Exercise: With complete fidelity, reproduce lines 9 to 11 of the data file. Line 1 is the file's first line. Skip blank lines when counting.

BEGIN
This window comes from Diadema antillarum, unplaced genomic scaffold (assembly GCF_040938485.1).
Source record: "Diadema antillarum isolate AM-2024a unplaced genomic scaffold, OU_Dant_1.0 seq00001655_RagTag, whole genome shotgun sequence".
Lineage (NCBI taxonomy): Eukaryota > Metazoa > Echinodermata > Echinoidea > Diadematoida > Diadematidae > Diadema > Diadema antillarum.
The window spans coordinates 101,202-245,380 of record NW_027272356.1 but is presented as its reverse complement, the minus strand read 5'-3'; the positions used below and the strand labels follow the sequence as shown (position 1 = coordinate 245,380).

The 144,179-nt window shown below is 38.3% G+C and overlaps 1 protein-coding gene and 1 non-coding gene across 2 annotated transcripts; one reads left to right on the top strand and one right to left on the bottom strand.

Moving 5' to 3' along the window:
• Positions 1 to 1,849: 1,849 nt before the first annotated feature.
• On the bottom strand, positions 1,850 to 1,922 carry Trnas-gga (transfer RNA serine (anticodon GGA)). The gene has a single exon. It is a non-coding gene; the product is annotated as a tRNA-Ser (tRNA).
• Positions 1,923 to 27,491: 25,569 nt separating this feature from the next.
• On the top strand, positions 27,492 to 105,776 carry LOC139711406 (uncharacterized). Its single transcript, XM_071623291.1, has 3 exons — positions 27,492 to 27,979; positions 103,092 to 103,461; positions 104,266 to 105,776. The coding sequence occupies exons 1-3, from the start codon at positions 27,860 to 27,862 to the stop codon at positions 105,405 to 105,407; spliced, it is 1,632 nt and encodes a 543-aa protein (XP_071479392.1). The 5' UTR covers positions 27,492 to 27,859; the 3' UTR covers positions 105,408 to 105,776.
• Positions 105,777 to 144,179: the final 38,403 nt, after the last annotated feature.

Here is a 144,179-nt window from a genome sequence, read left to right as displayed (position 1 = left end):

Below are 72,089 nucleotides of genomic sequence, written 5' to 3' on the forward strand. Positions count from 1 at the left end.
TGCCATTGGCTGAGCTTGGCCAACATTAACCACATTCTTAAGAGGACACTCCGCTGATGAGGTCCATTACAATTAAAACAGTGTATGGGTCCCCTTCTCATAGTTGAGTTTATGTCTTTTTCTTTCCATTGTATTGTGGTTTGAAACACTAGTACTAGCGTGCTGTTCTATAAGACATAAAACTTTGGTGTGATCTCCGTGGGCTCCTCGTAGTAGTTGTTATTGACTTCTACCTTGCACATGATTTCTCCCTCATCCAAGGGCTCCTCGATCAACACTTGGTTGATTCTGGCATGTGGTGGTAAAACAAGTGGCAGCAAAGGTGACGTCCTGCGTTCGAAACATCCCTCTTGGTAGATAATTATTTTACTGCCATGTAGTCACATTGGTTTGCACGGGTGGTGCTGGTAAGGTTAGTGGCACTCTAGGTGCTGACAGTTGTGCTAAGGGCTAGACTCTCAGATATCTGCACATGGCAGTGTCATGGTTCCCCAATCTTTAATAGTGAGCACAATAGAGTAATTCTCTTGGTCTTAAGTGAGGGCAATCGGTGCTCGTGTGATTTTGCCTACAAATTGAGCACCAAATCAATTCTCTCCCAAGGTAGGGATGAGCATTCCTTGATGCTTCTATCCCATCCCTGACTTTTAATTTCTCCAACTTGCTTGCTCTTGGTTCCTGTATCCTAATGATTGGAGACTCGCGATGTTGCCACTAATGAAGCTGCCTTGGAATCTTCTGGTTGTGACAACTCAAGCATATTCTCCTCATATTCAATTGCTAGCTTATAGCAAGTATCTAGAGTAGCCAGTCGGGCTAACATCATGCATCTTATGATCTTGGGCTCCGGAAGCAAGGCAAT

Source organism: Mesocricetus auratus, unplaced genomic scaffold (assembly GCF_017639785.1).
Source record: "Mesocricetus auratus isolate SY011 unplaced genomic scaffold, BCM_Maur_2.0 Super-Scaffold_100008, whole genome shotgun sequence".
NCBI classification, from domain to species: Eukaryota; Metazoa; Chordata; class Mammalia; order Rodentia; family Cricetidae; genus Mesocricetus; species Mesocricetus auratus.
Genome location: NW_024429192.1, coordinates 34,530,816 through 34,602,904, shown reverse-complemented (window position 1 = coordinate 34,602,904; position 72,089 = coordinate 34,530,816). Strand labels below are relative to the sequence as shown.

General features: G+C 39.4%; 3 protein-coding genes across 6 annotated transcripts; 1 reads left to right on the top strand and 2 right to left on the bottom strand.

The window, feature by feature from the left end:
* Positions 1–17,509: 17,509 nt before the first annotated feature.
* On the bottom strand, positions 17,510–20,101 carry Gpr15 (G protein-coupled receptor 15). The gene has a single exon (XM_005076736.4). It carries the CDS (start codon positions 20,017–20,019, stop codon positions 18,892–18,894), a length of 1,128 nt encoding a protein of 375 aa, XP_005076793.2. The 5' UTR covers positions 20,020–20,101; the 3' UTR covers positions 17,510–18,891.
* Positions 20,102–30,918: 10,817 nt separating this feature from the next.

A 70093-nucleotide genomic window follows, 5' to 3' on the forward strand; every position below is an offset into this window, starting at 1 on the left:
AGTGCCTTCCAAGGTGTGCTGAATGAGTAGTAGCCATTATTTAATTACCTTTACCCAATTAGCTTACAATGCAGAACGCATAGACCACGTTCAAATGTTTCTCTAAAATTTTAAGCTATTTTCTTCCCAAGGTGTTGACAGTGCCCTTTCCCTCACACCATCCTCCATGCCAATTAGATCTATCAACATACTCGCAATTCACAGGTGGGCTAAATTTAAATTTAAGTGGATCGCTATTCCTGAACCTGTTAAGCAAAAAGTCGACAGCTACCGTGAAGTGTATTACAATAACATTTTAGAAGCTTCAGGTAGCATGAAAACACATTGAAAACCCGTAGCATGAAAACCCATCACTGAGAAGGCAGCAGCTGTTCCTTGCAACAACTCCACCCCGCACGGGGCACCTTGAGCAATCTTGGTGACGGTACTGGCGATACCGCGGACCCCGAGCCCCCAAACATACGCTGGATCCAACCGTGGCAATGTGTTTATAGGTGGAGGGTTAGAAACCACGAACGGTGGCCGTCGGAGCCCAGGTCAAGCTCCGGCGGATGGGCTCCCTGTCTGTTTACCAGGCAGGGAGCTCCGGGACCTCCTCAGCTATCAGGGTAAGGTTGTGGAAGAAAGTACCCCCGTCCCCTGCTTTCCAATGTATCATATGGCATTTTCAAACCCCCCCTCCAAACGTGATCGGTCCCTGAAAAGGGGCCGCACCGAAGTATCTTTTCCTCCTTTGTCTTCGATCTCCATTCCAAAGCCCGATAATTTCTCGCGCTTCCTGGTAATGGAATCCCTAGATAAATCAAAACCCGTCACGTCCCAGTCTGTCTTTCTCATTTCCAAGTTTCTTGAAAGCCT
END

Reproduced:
• Positions 1,923 to 27,491: 25,569 nt separating this feature from the next.
• On the top strand, positions 27,492 to 105,776 carry LOC139711406 (uncharacterized). Its single transcript, XM_071623291.1, has 3 exons — positions 27,492 to 27,979; positions 103,092 to 103,461; positions 104,266 to 105,776. The coding sequence occupies exons 1-3, from the start codon at positions 27,860 to 27,862 to the stop codon at positions 105,405 to 105,407; spliced, it is 1,632 nt and encodes a 543-aa protein (XP_071479392.1). The 5' UTR covers positions 27,492 to 27,859; the 3' UTR covers positions 105,408 to 105,776.
• Positions 105,777 to 144,179: the final 38,403 nt, after the last annotated feature.